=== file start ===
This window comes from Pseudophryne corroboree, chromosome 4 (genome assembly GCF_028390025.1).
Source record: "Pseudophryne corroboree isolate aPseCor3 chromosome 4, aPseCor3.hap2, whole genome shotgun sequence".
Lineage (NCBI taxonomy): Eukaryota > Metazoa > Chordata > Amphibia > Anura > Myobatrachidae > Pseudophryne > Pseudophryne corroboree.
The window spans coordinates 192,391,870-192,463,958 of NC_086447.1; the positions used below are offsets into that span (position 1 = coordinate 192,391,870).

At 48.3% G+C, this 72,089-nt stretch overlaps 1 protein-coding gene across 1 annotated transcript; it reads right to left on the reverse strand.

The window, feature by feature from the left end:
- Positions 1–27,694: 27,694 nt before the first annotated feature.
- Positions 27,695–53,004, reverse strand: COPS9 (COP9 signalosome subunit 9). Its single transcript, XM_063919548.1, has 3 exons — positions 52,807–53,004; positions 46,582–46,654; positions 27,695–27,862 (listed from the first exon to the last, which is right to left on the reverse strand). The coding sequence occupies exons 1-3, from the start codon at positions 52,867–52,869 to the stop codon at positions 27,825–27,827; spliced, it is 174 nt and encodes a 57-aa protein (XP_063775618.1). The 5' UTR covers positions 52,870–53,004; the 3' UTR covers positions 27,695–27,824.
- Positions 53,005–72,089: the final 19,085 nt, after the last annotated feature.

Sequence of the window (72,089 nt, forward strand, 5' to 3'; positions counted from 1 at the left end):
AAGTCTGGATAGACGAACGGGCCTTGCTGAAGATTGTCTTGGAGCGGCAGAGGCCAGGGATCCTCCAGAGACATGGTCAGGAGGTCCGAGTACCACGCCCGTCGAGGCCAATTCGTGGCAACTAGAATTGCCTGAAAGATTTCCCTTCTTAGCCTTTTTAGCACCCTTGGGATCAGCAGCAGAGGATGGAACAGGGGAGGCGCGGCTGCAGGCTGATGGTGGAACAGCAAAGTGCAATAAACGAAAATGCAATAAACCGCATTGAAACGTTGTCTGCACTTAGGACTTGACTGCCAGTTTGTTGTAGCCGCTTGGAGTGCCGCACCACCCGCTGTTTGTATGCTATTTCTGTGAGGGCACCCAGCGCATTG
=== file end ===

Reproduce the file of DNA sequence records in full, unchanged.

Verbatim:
This window comes from Pseudophryne corroboree, chromosome 4 (genome assembly GCF_028390025.1).
Source record: "Pseudophryne corroboree isolate aPseCor3 chromosome 4, aPseCor3.hap2, whole genome shotgun sequence".
Lineage (NCBI taxonomy): Eukaryota > Metazoa > Chordata > Amphibia > Anura > Myobatrachidae > Pseudophryne > Pseudophryne corroboree.
The window spans coordinates 192,391,870-192,463,958 of NC_086447.1; the positions used below are offsets into that span (position 1 = coordinate 192,391,870).

At 48.3% G+C, this 72,089-nt stretch overlaps 1 protein-coding gene across 1 annotated transcript; it reads right to left on the reverse strand.

The window, feature by feature from the left end:
- Positions 1–27,694: 27,694 nt before the first annotated feature.
- Positions 27,695–53,004, reverse strand: COPS9 (COP9 signalosome subunit 9). Its single transcript, XM_063919548.1, has 3 exons — positions 52,807–53,004; positions 46,582–46,654; positions 27,695–27,862 (listed from the first exon to the last, which is right to left on the reverse strand). The coding sequence occupies exons 1-3, from the start codon at positions 52,867–52,869 to the stop codon at positions 27,825–27,827; spliced, it is 174 nt and encodes a 57-aa protein (XP_063775618.1). The 5' UTR covers positions 52,870–53,004; the 3' UTR covers positions 27,695–27,824.
- Positions 53,005–72,089: the final 19,085 nt, after the last annotated feature.

Sequence of the window (72,089 nt, forward strand, 5' to 3'; positions counted from 1 at the left end):
AAGTCTGGATAGACGAACGGGCCTTGCTGAAGATTGTCTTGGAGCGGCAGAGGCCAGGGATCCTCCAGAGACATGGTCAGGAGGTCCGAGTACCACGCCCGTCGAGGCCAATTCGTGGCAACTAGAATTGCCTGAAAGATTTCCCTTCTTAGCCTTTTTAGCACCCTTGGGATCAGCAGCAGAGGATGGAACAGGGGAGGCGCGGCTGCAGGCTGATGGTGGAACAGCAAAGTGCAATAAACGAAAATGCAATAAACCGCATTGAAACGTTGTCTGCACTTAGGACTTGACTGCCAGTTTGTTGTAGCCGCTTGGAGTGCCGCACCACCCGCTGTTTGTATGCTATTTCTGTGAGGGCACCCAGCGCATTG